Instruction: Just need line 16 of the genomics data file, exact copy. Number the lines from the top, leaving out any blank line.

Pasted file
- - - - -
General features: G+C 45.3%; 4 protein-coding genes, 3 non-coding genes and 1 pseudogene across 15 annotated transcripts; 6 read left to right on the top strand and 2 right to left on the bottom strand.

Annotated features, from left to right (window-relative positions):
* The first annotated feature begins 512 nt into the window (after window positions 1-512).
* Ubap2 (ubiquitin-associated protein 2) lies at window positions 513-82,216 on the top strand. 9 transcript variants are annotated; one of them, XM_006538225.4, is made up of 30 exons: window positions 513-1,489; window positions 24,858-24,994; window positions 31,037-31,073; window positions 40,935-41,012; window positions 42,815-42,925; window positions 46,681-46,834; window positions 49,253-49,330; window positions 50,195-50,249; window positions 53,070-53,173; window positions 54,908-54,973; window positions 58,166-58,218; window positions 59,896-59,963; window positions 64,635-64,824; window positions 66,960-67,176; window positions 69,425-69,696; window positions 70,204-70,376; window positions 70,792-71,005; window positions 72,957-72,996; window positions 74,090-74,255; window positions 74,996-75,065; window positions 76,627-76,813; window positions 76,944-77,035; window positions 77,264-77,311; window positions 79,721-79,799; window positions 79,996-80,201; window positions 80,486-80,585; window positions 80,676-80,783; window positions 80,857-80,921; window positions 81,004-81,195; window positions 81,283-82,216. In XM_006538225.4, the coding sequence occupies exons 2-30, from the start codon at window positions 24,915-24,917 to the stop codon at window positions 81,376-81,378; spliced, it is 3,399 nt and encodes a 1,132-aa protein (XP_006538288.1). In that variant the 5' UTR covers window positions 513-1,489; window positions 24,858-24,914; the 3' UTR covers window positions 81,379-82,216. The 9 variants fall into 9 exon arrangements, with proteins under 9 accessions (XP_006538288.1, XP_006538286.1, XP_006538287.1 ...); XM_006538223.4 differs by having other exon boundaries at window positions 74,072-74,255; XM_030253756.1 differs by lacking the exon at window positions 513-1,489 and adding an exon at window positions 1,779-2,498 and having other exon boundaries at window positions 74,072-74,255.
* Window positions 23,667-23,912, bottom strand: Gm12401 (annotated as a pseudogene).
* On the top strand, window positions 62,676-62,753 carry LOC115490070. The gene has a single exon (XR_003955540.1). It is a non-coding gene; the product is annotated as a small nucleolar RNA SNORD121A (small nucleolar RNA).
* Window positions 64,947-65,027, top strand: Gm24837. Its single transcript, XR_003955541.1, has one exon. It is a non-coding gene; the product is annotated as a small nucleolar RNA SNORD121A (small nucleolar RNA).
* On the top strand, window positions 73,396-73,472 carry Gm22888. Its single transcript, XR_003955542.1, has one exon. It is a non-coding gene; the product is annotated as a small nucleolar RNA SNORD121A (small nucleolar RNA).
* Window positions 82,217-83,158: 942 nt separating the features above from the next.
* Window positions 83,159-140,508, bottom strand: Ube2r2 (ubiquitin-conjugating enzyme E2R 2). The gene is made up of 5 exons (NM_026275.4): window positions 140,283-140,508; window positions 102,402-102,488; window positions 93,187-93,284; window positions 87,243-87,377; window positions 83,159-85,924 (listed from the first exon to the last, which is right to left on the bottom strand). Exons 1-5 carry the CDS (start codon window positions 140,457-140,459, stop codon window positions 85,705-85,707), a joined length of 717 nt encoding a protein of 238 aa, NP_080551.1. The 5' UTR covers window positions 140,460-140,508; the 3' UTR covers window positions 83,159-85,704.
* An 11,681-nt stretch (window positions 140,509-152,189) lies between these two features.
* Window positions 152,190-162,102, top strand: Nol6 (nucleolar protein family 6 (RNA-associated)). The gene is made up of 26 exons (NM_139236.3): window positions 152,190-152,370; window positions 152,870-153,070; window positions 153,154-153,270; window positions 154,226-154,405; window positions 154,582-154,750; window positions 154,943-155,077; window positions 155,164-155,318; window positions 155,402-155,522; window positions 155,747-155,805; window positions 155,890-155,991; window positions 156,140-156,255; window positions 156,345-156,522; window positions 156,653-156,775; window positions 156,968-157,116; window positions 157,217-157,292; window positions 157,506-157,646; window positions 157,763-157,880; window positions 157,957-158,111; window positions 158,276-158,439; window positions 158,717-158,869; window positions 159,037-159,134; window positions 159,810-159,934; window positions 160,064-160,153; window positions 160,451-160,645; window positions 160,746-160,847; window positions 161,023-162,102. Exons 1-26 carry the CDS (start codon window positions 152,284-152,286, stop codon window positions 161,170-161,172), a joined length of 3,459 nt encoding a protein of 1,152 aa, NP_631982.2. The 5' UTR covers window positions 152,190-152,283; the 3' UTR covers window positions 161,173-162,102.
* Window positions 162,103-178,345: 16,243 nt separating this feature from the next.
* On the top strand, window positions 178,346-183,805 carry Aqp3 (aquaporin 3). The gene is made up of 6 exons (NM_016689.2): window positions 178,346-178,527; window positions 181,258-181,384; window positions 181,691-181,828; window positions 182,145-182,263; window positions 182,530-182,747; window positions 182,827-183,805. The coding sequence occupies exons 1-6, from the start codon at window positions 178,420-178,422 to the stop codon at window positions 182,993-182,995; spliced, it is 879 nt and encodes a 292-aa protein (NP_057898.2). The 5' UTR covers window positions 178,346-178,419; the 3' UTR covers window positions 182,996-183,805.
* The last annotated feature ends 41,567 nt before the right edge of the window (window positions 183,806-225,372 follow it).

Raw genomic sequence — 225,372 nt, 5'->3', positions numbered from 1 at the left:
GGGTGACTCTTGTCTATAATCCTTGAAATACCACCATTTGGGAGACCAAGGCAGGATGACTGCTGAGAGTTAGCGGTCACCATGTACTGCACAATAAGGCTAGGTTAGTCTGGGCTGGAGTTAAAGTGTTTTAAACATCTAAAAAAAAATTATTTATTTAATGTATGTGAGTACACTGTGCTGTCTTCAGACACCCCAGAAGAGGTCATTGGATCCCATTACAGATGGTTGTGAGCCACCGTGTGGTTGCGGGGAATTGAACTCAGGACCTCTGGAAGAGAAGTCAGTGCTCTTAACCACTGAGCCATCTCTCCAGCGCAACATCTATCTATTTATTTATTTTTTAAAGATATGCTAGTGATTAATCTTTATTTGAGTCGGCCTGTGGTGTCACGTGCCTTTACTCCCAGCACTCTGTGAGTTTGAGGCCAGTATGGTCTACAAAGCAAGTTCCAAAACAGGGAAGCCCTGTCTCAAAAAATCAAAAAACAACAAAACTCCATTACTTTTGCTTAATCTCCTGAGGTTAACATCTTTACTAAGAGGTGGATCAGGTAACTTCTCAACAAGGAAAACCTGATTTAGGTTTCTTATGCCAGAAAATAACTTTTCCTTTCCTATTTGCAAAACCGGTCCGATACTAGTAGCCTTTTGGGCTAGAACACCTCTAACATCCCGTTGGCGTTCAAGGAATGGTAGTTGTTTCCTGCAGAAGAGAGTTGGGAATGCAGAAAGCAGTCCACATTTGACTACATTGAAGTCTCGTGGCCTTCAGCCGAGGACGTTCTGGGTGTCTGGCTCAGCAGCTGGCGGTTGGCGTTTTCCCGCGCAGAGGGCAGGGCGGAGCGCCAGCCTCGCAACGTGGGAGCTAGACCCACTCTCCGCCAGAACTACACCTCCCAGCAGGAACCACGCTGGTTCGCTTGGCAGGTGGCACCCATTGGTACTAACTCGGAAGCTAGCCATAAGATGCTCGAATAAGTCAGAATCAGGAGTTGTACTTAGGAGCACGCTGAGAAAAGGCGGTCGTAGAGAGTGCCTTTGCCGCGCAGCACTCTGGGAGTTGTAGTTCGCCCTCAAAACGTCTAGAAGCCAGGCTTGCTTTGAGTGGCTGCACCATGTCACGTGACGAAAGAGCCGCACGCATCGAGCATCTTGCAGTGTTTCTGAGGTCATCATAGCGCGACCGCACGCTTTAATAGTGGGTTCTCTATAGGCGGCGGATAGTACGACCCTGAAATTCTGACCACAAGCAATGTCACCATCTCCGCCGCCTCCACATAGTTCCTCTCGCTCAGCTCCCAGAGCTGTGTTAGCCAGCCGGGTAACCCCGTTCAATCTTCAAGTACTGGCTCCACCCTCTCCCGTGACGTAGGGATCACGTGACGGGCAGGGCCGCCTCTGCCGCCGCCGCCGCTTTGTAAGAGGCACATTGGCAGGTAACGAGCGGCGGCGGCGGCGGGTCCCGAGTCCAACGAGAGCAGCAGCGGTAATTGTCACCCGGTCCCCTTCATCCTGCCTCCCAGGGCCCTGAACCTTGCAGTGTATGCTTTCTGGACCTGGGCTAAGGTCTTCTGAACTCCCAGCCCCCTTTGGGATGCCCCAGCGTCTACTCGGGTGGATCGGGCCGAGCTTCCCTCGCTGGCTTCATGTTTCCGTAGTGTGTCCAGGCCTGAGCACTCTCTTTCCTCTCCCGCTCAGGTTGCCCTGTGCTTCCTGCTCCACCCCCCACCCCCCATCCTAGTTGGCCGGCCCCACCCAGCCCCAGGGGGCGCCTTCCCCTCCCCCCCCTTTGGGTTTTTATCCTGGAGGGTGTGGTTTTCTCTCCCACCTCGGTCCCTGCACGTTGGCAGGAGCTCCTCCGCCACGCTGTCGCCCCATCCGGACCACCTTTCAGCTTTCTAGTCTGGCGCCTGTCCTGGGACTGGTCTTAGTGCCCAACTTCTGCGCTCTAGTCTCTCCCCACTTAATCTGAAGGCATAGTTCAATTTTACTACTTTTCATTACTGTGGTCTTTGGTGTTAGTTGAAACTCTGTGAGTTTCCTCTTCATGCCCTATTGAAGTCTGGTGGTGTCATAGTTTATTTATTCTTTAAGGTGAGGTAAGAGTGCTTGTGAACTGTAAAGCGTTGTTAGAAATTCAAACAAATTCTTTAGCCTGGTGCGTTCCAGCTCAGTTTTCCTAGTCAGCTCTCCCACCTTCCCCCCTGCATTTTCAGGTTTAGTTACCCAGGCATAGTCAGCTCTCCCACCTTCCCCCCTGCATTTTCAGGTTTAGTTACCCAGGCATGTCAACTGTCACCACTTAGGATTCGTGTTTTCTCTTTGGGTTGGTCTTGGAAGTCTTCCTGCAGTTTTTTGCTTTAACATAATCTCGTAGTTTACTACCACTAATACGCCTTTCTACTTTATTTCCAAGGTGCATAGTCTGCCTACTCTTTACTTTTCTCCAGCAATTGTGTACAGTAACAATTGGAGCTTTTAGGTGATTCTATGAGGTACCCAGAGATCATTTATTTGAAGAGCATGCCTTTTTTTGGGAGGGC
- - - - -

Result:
Raw genomic sequence — 225,372 nt, 5'->3', positions numbered from 1 at the left: